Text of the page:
During WWII he joined the Cartographic Corps of the army stationed in Bendigo and Brisbane. Buzzacott and other artists were trained in plotting aerial photographs which became the major source of wartime mapmaking.] Buzzacott also designed posters for the war effort (said to be unsigned). He exhibited in Melbourne with other soldiers known as The Five Group during the 1940s.He sold his paintings only to friends and acquaintances while continuing to make a living from commercial art and from illustrating pamphlets and books, including Alan Marshall’s These Are My People (Cheshire, 1944).

He was transferred to Brisbane with the Mobile Lithographic Printing Company. The intention was to have a fully equipped drawing and printing unit close to the front line. This unit produced 1:25,000 maps (artillery) and photo maps. Buzzacott made pocket money painting small portraits of American soldiers that they sent home. Roy Dalgarno also worked for the Camouflage Section in Brisbane at that time.

‘Carto Corps’ included many commercial artists including the artists Arthur Boyd and John Perceval. It was known as “The Zebra Corps” because all became Sargeants [three stripes indicating rank] as soon as they joined up. (information supplied by Jim Wright & Murray Young letters,1979).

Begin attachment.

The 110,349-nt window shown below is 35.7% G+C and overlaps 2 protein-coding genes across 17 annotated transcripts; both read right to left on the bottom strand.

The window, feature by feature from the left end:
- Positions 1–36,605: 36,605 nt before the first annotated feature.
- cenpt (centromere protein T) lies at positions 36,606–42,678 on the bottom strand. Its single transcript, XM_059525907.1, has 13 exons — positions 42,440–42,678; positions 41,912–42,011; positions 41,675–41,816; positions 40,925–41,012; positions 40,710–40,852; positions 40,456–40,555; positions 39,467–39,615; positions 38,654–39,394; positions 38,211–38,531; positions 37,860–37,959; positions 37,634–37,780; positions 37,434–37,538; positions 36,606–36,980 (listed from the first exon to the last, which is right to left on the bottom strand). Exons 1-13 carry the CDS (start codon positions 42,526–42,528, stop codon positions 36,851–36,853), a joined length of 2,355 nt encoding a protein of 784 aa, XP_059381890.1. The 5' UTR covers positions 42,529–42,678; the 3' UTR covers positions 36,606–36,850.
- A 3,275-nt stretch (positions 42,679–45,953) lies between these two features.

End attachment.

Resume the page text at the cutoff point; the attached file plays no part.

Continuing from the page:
He was transferred back to Melbourne to Design Division in 1943 (Grahame King letter 1979). He was Art Director for United Service Publicity (John F. Barnes, founder, Karl Morris, Director) founded 1945 by returned soldiers. He became a freelance commercial artist around 1946 and rented space in the studio of Jim and Joyce Wright 44 William Street. (Jim Wright letter 1979).

After the war Buzacott became a member of the VAS, along with others who stopped exhibiting with the CAS. By then, he was mainly painting landscapes. In 1949 He left Melbourne for Brisbane to work in commercial art. He later undertook work with Garnsey Green & Clemenger (founded ca.1955). He lived in Wynnum, near Brisbane, site of an artists’ colony that developed around John Manifold, a communist poet and musician who had fought as a volunteer in the Spanish Civil War. He continued to paint landscapes while employed on commercial art and teaching at QIT. He won the Redcliffe Art Prize in 1969. Later he moved to South Tweed, where he died in 1976.

Some of Buzacott’s paintings combine modernism and realism, e.g. Scene at Doncaster 1940, o/c, BFAG (like US country town painting, ill. Hansen, cat.144, and Merewether, cat.18). His work was included in exhibitions at the AGSA in1984, QAG 1985, McClelland Gallery 1981.

[Lee Dunn also notes that Buzacott painted a milk bar mural in the late 1950s or early 1960s for a milk bar in the Wynnum/Manly bayside area of Brisbane. It was described as large cartoonish and kind of anthropomorphised map of Stradbroke Island and Moreton Island]

[Biographic material based on 2012 correspondence with Lee Dunn, descendent and legacy information].

Kerr, Joan
Michael Bogle